I remember the first time I shopped in a mall. The store that took my new-clothes virginity was Mervyns.
I will never forget the confusion I felt when I saw my first rack of never-worn clothes. Why were there so many of the same shirt? And what kind of weirdo would buy something knowing that 20 other people would be wearing the exact same thing?
Ah yes. I was a bit of a fashion Encino Girl.
You see, I was raised in a consignment store, the Sweetheart Shop, at the foothills where Loveland met Estes Park. For 11 years, I helped my mom sort, price and organize the clothes people dropped off -- which also meant I had dibs on everything, and no need to visit the mall.
In sixth grade, I made a goal: not to wear the same outfit twice. Sound uppity? Not if you're sneaking clothes in your backpack, wearing them one day and returning them to the rack the next day. Indeed, I was the best-dressed, cheapest-dressed pre-teen at Walt Clark Middle School.
|Andy's Girl boots|
Years after the Sweetheart Shop closed -- and changed into a hookah bar -- I still haven't changed. In fact, today I made a goal: to put together the cheapest outfit possible. Bright blue jersey dress from a church garage sale: free. Vintage red thick belt with a butterfly clasp: 50 cents from Savers. Red chandelier earrings from a thrift store: $1. Even my red boots were the floor-sample boots that I bought after Boulder designer Andy's Girl closed down, for approximately 5,000 percent off.
My thrifty nature is part of the reason October is one of my favorite months. Sure, there's the pumpkin lattes, the world's biggest dress-up party (aka Halloween) and the chilly, sharp air -- the smell of change.
But October is also Thrift Store Heaven, when all thrift/consignment stores roll out their besties in hopes of reeling in shoppers in need of a wicked costume. For folks who dress up on a daily basis (ahem, ahem), this also translates into the closest equivalent to Vintage Fashion Month.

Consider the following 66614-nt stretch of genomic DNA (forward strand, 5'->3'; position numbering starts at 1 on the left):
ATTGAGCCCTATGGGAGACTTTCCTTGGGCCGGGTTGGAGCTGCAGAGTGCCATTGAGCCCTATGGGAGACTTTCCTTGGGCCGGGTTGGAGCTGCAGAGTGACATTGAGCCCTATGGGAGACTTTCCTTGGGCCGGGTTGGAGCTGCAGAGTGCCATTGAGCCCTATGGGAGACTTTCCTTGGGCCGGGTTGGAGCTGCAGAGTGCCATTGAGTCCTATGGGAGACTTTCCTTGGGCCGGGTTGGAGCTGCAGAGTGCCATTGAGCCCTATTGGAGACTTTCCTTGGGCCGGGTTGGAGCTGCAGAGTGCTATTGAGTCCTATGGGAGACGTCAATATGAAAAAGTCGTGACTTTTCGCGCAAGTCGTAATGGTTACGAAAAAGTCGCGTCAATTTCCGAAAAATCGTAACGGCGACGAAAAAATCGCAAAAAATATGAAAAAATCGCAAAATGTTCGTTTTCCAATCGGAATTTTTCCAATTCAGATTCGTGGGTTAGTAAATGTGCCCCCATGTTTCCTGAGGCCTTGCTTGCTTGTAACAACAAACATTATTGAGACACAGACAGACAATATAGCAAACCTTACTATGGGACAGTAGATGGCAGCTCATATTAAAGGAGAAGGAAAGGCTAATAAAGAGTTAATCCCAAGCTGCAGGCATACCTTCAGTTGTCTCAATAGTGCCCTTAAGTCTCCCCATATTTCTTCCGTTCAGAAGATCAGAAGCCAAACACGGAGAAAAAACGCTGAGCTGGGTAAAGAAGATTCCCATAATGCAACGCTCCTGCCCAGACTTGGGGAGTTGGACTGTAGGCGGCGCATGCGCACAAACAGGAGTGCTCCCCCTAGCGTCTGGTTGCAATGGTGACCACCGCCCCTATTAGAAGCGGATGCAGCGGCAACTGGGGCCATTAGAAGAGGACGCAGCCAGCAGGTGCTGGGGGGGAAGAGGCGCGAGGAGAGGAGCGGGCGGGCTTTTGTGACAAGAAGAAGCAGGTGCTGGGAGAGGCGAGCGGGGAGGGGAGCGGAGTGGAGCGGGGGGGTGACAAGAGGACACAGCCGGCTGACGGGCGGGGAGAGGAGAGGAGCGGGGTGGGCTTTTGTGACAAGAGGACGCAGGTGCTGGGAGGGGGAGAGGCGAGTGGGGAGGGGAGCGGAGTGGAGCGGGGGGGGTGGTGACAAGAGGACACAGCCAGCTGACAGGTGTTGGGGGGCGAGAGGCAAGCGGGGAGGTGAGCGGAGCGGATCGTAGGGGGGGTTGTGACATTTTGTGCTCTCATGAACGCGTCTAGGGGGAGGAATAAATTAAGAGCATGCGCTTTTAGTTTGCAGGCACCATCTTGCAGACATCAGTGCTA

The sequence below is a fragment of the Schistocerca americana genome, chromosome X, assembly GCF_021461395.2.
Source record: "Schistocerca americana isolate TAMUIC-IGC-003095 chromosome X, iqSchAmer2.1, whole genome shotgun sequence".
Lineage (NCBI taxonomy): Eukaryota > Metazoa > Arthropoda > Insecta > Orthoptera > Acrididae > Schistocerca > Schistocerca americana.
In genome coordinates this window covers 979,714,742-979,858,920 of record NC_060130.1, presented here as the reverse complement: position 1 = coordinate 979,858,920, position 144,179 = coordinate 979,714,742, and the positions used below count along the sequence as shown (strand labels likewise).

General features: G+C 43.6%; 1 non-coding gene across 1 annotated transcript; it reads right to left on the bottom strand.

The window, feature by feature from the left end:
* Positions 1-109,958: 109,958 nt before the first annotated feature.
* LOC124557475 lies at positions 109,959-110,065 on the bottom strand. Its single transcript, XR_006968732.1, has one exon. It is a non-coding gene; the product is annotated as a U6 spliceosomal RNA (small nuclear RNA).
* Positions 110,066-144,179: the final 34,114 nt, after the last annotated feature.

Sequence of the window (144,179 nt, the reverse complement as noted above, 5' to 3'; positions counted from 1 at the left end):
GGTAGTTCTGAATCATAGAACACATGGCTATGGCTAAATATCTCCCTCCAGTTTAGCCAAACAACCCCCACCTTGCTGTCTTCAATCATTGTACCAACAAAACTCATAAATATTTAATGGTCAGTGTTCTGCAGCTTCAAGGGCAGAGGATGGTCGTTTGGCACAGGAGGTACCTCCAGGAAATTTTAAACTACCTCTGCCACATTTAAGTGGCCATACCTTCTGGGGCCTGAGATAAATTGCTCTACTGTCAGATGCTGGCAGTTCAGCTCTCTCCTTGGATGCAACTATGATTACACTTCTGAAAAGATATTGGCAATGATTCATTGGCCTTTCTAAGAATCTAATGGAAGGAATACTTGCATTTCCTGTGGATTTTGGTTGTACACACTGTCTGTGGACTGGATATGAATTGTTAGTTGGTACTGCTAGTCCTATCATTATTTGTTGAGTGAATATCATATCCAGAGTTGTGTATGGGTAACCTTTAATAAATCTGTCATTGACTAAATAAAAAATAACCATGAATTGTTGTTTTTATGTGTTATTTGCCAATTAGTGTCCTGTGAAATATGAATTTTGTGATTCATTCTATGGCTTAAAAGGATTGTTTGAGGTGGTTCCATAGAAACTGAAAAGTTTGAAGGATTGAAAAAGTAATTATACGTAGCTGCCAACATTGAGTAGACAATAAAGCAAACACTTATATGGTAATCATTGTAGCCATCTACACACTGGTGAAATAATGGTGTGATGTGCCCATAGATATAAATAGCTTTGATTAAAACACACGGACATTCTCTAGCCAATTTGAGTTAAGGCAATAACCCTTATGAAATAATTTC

Which is how I ended up in a basement in Louisville, surrounded by leopard-print dresses, teal cowboy boots, short shirts and long (red) jackets sexy enough for Cake to write a song about.
I'd heard rumblings about the store, Found Underground, but had put off visiting it because, well, honestly, I had no reason to swing by downtown Louisville.
Now I have a reason.
|Photo by Jonathan Castner.|
And that's just the beginning. As a self-proclaimed (but difficult to dispute) used-clothing expert, I say Found Underground is one of Boulder County's greatest. Nancy Cooley, of Louisville, says she opened the shop three years ago because she loves funky clothes. As proof: She worked at the Ritz clothing and costume store in Boulder for 12 years, where, in her words, "I raised my kids. Yes, I raised my kids in a store."
(My eyebrows perk up.)
|Daily Camera photo|
Found Underground, at 901 Main St., is entirely recycled, from the racks to hangers. It carries all kinds of goodies, from Betsey Johnson to labelless retro to belly-dancer costumes to prom dresses, which Cooley sells on a sliding scale for lower-income high-schoolers.
The store carries quality consignment clothes at thrift-store prices. And after four to six weeks, everything that hasn't yet sold moves into a half-off room, which rivals even Salvation Army prices, but with the style and brands of Boulder's upscale consignment stores, such as Rags.
I'm talking $12 for a black formal gown from Macy's, with tags; $28 for a red vintage skirt and suit jacket; $12 for never-worn brown and pink round-toe Steve Madden heels -- the same heels I brought at the Steve Madden store for, um, add a zero.
It was the teal Justin mid-calf boots that got me. I have the twin pair of these boots, but in bright purple. I bought mine in worse condition at Urban Outfitters, as part of the Urban Renewal line, for $80. At Found Underground, the nearly immaculate teal sisters are $20.
They're not my size, but I almost bought them anyway. There are some deals that surpass reason.
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